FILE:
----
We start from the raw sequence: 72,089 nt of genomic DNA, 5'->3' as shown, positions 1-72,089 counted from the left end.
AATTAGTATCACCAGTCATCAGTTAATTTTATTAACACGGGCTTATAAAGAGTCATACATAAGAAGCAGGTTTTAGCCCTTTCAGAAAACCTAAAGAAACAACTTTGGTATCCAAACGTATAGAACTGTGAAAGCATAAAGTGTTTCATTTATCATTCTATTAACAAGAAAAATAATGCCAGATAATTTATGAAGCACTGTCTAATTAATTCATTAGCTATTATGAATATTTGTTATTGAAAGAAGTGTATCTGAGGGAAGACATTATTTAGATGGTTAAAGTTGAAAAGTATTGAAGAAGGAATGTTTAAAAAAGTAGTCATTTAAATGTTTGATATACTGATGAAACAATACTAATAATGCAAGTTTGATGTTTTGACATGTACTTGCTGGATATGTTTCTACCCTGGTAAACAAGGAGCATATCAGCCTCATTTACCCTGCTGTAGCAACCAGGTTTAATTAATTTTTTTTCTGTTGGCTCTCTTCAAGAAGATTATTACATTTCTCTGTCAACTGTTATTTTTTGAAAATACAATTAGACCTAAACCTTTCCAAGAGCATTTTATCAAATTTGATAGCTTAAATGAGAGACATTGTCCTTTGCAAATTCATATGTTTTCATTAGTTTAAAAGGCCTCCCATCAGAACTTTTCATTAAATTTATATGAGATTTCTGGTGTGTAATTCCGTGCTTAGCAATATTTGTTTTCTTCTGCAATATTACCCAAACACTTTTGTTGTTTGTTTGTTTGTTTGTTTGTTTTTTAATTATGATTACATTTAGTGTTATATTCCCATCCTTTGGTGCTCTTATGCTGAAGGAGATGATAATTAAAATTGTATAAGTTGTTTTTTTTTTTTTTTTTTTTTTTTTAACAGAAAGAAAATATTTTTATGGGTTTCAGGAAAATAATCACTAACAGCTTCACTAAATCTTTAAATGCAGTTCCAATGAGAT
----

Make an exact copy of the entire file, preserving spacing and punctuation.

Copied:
We start from the raw sequence: 72,089 nt of genomic DNA, 5'->3' as shown, positions 1-72,089 counted from the left end.
AATTAGTATCACCAGTCATCAGTTAATTTTATTAACACGGGCTTATAAAGAGTCATACATAAGAAGCAGGTTTTAGCCCTTTCAGAAAACCTAAAGAAACAACTTTGGTATCCAAACGTATAGAACTGTGAAAGCATAAAGTGTTTCATTTATCATTCTATTAACAAGAAAAATAATGCCAGATAATTTATGAAGCACTGTCTAATTAATTCATTAGCTATTATGAATATTTGTTATTGAAAGAAGTGTATCTGAGGGAAGACATTATTTAGATGGTTAAAGTTGAAAAGTATTGAAGAAGGAATGTTTAAAAAAGTAGTCATTTAAATGTTTGATATACTGATGAAACAATACTAATAATGCAAGTTTGATGTTTTGACATGTACTTGCTGGATATGTTTCTACCCTGGTAAACAAGGAGCATATCAGCCTCATTTACCCTGCTGTAGCAACCAGGTTTAATTAATTTTTTTTCTGTTGGCTCTCTTCAAGAAGATTATTACATTTCTCTGTCAACTGTTATTTTTTGAAAATACAATTAGACCTAAACCTTTCCAAGAGCATTTTATCAAATTTGATAGCTTAAATGAGAGACATTGTCCTTTGCAAATTCATATGTTTTCATTAGTTTAAAAGGCCTCCCATCAGAACTTTTCATTAAATTTATATGAGATTTCTGGTGTGTAATTCCGTGCTTAGCAATATTTGTTTTCTTCTGCAATATTACCCAAACACTTTTGTTGTTTGTTTGTTTGTTTGTTTGTTTTTTAATTATGATTACATTTAGTGTTATATTCCCATCCTTTGGTGCTCTTATGCTGAAGGAGATGATAATTAAAATTGTATAAGTTGTTTTTTTTTTTTTTTTTTTTTTTTTAACAGAAAGAAAATATTTTTATGGGTTTCAGGAAAATAATCACTAACAGCTTCACTAAATCTTTAAATGCAGTTCCAATGAGAT